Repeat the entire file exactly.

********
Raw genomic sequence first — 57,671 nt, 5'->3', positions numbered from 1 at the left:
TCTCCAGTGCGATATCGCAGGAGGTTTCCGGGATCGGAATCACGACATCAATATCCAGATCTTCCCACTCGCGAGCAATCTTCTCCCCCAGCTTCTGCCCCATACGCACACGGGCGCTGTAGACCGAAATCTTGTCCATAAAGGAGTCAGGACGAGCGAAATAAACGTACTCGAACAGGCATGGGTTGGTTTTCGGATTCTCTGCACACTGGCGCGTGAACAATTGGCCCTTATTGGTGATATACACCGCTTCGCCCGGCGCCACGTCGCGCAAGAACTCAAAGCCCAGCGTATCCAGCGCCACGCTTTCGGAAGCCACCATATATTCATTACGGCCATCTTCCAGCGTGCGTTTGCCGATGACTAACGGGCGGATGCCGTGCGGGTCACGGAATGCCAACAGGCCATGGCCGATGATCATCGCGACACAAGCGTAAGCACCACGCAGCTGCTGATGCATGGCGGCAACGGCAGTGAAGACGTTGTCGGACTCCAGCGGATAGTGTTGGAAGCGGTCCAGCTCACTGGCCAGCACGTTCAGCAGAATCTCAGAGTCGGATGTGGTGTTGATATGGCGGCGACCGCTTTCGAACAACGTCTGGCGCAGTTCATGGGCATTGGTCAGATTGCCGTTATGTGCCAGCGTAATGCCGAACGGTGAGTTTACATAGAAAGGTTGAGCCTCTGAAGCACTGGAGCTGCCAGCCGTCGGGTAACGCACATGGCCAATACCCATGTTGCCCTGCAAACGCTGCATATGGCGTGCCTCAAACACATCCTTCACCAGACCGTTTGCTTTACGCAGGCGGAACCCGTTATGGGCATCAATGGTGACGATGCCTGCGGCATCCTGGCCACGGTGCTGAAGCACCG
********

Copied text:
Raw genomic sequence first — 57,671 nt, 5'->3', positions numbered from 1 at the left:
TCTCCAGTGCGATATCGCAGGAGGTTTCCGGGATCGGAATCACGACATCAATATCCAGATCTTCCCACTCGCGAGCAATCTTCTCCCCCAGCTTCTGCCCCATACGCACACGGGCGCTGTAGACCGAAATCTTGTCCATAAAGGAGTCAGGACGAGCGAAATAAACGTACTCGAACAGGCATGGGTTGGTTTTCGGATTCTCTGCACACTGGCGCGTGAACAATTGGCCCTTATTGGTGATATACACCGCTTCGCCCGGCGCCACGTCGCGCAAGAACTCAAAGCCCAGCGTATCCAGCGCCACGCTTTCGGAAGCCACCATATATTCATTACGGCCATCTTCCAGCGTGCGTTTGCCGATGACTAACGGGCGGATGCCGTGCGGGTCACGGAATGCCAACAGGCCATGGCCGATGATCATCGCGACACAAGCGTAAGCACCACGCAGCTGCTGATGCATGGCGGCAACGGCAGTGAAGACGTTGTCGGACTCCAGCGGATAGTGTTGGAAGCGGTCCAGCTCACTGGCCAGCACGTTCAGCAGAATCTCAGAGTCGGATGTGGTGTTGATATGGCGGCGACCGCTTTCGAACAACGTCTGGCGCAGTTCATGGGCATTGGTCAGATTGCCGTTATGTGCCAGCGTAATGCCGAACGGTGAGTTTACATAGAAAGGTTGAGCCTCTGAAGCACTGGAGCTGCCAGCCGTCGGGTAACGCACATGGCCAATACCCATGTTGCCCTGCAAACGCTGCATATGGCGTGCCTCAAACACATCCTTCACCAGACCGTTTGCTTTACGCAGGCGGAACCCGTTATGGGCATCAATGGTGACGATGCCTGCGGCATCCTGGCCACGGTGCTGAAGCACCG